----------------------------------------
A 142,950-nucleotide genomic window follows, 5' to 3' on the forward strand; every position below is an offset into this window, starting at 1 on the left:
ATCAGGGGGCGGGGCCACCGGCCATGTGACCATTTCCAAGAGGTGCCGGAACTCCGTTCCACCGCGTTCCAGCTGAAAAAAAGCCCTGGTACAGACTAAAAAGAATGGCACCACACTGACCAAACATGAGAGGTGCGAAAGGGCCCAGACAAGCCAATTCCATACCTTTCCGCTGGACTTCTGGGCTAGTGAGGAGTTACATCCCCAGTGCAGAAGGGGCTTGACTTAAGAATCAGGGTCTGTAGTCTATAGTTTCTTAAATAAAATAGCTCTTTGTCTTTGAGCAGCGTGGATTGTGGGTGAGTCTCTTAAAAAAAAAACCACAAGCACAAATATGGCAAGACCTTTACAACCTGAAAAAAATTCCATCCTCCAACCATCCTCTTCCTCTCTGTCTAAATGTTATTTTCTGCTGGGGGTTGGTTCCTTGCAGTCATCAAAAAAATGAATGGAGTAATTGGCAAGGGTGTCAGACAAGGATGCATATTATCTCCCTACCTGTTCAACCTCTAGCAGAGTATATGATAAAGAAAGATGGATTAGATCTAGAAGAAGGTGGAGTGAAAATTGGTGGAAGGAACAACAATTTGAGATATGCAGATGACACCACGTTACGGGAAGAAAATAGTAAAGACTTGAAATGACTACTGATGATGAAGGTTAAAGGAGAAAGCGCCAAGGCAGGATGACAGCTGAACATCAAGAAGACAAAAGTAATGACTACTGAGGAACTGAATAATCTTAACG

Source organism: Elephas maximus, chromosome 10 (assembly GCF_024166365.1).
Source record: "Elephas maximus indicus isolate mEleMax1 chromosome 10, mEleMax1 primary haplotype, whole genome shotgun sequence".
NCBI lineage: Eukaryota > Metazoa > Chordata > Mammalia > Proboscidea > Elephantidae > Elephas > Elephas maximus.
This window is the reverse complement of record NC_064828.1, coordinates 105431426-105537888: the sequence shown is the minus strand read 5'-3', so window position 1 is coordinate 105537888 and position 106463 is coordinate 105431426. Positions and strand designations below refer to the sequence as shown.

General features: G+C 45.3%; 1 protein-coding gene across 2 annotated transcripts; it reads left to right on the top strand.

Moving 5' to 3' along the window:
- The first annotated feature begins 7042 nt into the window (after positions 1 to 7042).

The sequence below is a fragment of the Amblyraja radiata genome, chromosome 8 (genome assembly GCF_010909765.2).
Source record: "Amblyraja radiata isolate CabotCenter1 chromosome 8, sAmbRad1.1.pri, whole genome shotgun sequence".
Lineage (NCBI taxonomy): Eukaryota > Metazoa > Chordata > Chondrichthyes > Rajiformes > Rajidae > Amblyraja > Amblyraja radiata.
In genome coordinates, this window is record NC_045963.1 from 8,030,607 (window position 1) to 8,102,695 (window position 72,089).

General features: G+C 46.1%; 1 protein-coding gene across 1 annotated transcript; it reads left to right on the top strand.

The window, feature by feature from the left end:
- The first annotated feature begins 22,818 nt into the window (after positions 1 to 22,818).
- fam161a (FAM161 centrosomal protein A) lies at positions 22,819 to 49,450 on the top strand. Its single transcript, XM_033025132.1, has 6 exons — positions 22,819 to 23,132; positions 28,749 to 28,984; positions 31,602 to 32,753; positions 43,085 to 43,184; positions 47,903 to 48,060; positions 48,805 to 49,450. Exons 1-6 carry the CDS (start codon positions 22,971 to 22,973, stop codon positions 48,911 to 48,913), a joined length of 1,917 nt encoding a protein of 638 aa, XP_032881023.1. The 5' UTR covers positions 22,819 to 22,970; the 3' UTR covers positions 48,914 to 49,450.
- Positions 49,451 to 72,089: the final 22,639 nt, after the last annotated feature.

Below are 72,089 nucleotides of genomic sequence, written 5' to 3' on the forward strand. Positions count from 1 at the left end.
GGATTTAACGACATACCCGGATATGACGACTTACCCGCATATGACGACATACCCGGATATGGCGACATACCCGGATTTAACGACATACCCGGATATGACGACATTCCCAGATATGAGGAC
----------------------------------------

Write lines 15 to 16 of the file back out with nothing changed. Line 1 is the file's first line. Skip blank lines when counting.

The window, feature by feature from the left end:
- The first annotated feature begins 22,818 nt into the window (after positions 1 to 22,818).